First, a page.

Nicholas Brooke tells it straight. “You won’t find a better quality T-shirt anywhere else.” It’s a big claim, but one the Sunspel CEO backs wholeheartedly, and upon even just feeling the fabric of one of the garments in question, it’s hard to disagree. This is how a T-shirt should be: soft, simple and completely void of pretension. “We have perfected and refined the small details over many years to create the perfect range of T-shirts,” says Nicholas, proudly. “A Sunspel T-shirt will last longer and age beautifully.” The same notions of simplicity and durability apply to the rest of the brand’s unfussy staples, which range from knitwear to boxer shorts and encompass practically everything in between. These are pieces designed to last – they beg to be worn time and again in various guises, and the conscientious approach with which they’re produced allows for it.
Such stringent attention to quality dates back: Sunspel has prided itself on its ability to seamlessly marry the values of craftsmanship and innovation since its establishment in 1860. Its founder Thomas Hill was a leading British industrialist who paved the way for the development of luxury undergarments, utilising extra fine cotton to create everyday clothing for quality-conscious men. Over a century and a half later, Thomas’ vision endures: an emphasis on luxurious fabrics and finely-tuned manufacturing techniques forms the underlying basis of Sunspel’s approach to production. “We consider key materials to be those essential to the everyday wardrobe, constructed in a way that is unique to us,” says Nicholas. Cotton, oft underrated, is one such example and the type used by Sunspel, known as Sea Island cotton, is one of the world’s rarest, making up only 0.0004 per cent of the world’s cotton supplies. Thomas extols its virtues: “Our cotton is unique in the way that we source the finest, long-staple cottons in the world, offering its wearer a softness and suppleness that’s less prone to deformation and pilling… From the sourcing of cotton bulbs, to the weaving of our cotton, and the final cutting, sewing and packaging that takes place in our factory in Long Eaton, we are able to guarantee a softness that’s second to none.”
Wool is another fabric fundamental to Sunspel’s essence – in fact, woollen underwear was one of the first products to be manufactured by the brand in its early days and it remained a mainstay up until recently. Today, Sunspel works with purposefully selected mills in the UK and Italy that are bound up in history, heritage and expertise to produce luxurious jackets and jumpers guaranteed to stand the test of time. The textiles themselves inform the design process and the choice of materials and their treatment take priority above all else. “For autumn/winter 2018, the design team embarked on a road trip that inspired narratives surrounding vintage wool, Scottish cashmere and Scottish lambswool,” Nicholas says. This fabric-first approach lends itself to clean, minimal design – an aesthetic that Sunspel has become widely renowned for.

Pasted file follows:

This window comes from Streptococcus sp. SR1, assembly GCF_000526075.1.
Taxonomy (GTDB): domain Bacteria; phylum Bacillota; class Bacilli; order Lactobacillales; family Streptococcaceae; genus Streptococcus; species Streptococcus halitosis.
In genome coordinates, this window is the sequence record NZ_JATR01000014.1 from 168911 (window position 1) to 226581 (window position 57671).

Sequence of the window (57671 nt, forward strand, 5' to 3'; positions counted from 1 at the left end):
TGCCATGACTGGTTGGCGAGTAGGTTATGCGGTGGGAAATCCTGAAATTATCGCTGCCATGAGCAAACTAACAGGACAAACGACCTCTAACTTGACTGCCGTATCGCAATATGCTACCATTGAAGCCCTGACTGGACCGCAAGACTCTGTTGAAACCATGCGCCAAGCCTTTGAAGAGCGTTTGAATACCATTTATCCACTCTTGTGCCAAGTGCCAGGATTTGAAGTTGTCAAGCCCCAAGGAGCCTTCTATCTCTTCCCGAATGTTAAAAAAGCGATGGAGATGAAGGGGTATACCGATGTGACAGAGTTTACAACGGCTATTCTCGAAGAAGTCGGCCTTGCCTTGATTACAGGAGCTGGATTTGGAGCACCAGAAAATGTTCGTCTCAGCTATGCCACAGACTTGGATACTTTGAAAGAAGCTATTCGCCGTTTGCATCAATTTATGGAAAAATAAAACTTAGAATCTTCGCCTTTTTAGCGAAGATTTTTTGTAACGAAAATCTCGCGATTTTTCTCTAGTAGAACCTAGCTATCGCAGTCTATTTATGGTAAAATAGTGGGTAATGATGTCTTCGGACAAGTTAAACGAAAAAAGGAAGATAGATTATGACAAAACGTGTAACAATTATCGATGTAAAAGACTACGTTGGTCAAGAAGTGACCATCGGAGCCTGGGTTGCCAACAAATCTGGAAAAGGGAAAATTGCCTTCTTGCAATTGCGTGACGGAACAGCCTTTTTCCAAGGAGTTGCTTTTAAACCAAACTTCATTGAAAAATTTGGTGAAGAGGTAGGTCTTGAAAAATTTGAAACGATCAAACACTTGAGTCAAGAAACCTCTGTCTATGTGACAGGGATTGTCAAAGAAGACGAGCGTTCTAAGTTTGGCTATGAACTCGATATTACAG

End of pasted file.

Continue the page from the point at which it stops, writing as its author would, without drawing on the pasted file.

In an age of fast fashion, it can be difficult for clothing brands to remain true to their original ethos. Once-virtuous labels are turning to trends and adopting operations of mass production in order to make a quick buck, and as such, the overall quality of menswear is in decline. Nicholas acknowledges the pressures of the industry but is adamant that Sunspel maintains the same careful approach to craftsmanship that it has always had – one built around the investment of time and real human involvement. “While the market is flooded with cheaper high street alternatives, our wardrobe essentials offer our customers a rare quality,” he says. “We’re able to oversee and perfect every minute detail in the design and production processes, commonly seen to fall by the wayside in a high street production chain.” Despite Sunspel’s increasing success as a company, one gets the sense that it won’t be selling out anytime soon. Nicholas refers to the “community spirit” that still permeates every aspect of the brand and impacts the business in its entirety, from design and production to sales. Since acquiring the company in 2006, he and his business partner Dominic Hazlehurst have worked tirelessly to improve factory conditions and bring new life to the brand, whilst maintaining a commitment to British heritage and tradition. The endurance of Sunspel lies in the striking of this balance, a feat that will no doubt see the brand into its next 150 years.